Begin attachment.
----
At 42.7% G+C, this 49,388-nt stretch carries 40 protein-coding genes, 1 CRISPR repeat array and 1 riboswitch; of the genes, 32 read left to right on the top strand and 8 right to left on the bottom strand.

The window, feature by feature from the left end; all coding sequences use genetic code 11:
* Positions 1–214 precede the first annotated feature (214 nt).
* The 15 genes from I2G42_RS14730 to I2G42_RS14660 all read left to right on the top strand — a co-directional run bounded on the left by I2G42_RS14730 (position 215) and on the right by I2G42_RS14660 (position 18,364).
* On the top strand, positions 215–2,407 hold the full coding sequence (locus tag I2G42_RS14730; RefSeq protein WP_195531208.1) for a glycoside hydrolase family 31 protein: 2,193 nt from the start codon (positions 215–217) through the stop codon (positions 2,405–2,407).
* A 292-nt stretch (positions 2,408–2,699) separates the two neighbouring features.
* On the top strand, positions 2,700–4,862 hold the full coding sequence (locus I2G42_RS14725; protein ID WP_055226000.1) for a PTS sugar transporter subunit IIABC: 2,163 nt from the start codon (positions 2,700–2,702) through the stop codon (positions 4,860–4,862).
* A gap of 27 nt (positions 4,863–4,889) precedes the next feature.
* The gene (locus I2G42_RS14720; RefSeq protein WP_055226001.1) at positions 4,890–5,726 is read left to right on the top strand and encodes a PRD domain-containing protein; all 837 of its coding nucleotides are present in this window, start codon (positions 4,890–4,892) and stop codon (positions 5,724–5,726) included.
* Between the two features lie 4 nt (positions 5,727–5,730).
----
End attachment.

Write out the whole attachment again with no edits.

At 42.7% G+C, this 49,388-nt stretch carries 40 protein-coding genes, 1 CRISPR repeat array and 1 riboswitch; of the genes, 32 read left to right on the top strand and 8 right to left on the bottom strand.

The window, feature by feature from the left end; all coding sequences use genetic code 11:
* Positions 1–214 precede the first annotated feature (214 nt).
* The 15 genes from I2G42_RS14730 to I2G42_RS14660 all read left to right on the top strand — a co-directional run bounded on the left by I2G42_RS14730 (position 215) and on the right by I2G42_RS14660 (position 18,364).
* On the top strand, positions 215–2,407 hold the full coding sequence (locus tag I2G42_RS14730; RefSeq protein WP_195531208.1) for a glycoside hydrolase family 31 protein: 2,193 nt from the start codon (positions 215–217) through the stop codon (positions 2,405–2,407).
* A 292-nt stretch (positions 2,408–2,699) separates the two neighbouring features.
* On the top strand, positions 2,700–4,862 hold the full coding sequence (locus I2G42_RS14725; protein ID WP_055226000.1) for a PTS sugar transporter subunit IIABC: 2,163 nt from the start codon (positions 2,700–2,702) through the stop codon (positions 4,860–4,862).
* A gap of 27 nt (positions 4,863–4,889) precedes the next feature.
* The gene (locus I2G42_RS14720; RefSeq protein WP_055226001.1) at positions 4,890–5,726 is read left to right on the top strand and encodes a PRD domain-containing protein; all 837 of its coding nucleotides are present in this window, start codon (positions 4,890–4,892) and stop codon (positions 5,724–5,726) included.
* Between the two features lie 4 nt (positions 5,727–5,730).